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Poem by Ella Wheeler Wilcox


So well I knew your habits and your ways,
That like a picture painted on the skies,
At the sweet closing of the summer days,
   You stand before my eyes.

I see you on the old verandah there,
While slow the shadows of the twilight fall,
I see the very carving on the chair
   You tilt against the wall.

The West grows dim. The faithful evening star
Comes out and sheds its tender patient beam.
I almost catch the scent of your cigar,
   As you sit there and dream.

But dream of what? I know your outward life--
Your ways, your habits; know they have not changed.
But has one thought of me survived the strife
   Since we two were estranged?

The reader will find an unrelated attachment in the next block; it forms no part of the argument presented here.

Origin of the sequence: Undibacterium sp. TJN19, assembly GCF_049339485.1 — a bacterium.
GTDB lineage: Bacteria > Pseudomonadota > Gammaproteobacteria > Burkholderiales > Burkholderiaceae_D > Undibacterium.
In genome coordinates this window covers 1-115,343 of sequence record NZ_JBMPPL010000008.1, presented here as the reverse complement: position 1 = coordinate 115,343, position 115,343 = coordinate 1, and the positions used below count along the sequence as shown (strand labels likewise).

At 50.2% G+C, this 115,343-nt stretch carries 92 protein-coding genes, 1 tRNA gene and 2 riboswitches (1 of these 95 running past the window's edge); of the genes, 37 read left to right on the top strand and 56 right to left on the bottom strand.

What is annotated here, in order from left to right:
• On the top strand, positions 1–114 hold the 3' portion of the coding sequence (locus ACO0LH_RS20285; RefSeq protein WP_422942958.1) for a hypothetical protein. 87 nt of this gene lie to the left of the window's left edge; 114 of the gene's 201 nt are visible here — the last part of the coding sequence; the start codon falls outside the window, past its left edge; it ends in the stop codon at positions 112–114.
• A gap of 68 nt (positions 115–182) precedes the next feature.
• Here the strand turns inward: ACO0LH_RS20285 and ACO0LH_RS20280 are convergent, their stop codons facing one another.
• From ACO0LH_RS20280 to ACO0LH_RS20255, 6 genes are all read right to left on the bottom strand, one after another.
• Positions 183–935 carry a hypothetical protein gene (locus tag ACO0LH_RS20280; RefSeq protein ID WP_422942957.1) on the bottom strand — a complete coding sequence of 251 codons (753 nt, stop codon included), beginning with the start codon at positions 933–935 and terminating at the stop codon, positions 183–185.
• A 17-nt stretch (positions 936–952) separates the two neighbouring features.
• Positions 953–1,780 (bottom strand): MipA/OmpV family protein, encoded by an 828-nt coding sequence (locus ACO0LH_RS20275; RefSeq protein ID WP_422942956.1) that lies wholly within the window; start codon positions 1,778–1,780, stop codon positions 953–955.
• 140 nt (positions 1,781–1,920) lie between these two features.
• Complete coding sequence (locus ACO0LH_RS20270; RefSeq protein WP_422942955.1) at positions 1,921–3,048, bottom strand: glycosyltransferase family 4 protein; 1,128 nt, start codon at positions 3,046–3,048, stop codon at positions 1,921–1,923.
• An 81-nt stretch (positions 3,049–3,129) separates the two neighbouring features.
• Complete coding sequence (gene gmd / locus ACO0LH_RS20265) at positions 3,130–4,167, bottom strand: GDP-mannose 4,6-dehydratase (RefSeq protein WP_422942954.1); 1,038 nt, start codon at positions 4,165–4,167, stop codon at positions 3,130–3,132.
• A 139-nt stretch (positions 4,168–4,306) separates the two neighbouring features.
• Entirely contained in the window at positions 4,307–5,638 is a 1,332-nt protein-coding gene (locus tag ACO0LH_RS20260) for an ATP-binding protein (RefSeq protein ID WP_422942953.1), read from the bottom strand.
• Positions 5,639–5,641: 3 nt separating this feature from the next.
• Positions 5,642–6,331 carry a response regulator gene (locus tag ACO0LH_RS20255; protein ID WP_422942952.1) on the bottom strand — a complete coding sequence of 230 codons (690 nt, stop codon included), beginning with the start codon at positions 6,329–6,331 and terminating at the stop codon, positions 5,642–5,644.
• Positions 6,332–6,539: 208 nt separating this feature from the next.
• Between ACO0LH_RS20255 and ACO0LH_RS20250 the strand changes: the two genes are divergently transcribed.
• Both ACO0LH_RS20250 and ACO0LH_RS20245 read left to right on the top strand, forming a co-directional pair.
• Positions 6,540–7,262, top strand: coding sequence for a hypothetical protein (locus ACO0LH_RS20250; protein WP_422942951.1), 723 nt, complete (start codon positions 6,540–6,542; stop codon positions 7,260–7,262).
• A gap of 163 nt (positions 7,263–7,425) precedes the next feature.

I know not of the workings of your heart;
And yet I sometimes make myself believe
That I perchance do hold some little part
   Of reveries at eve.

I think you could not wholly put away
The memories of a past that held so much.
As birds fly homeward at the close of day,
   A word, a kiss, a touch,

Must sometimes come and nestle in your breast
And murmur to you of the long ago.
Oh do they stir you with a vague unrest?
   What would I give to know!

Ella Wheeler Wilcox

Ella Wheeler Wilcox's other poems:
  1. The Birth of the Opal
  2. At Eleusis
  3. But a Dream
  4. The Call (All wantonly in hours of joy)
  5. The Awakening (I love the tropics, where sun and rain)

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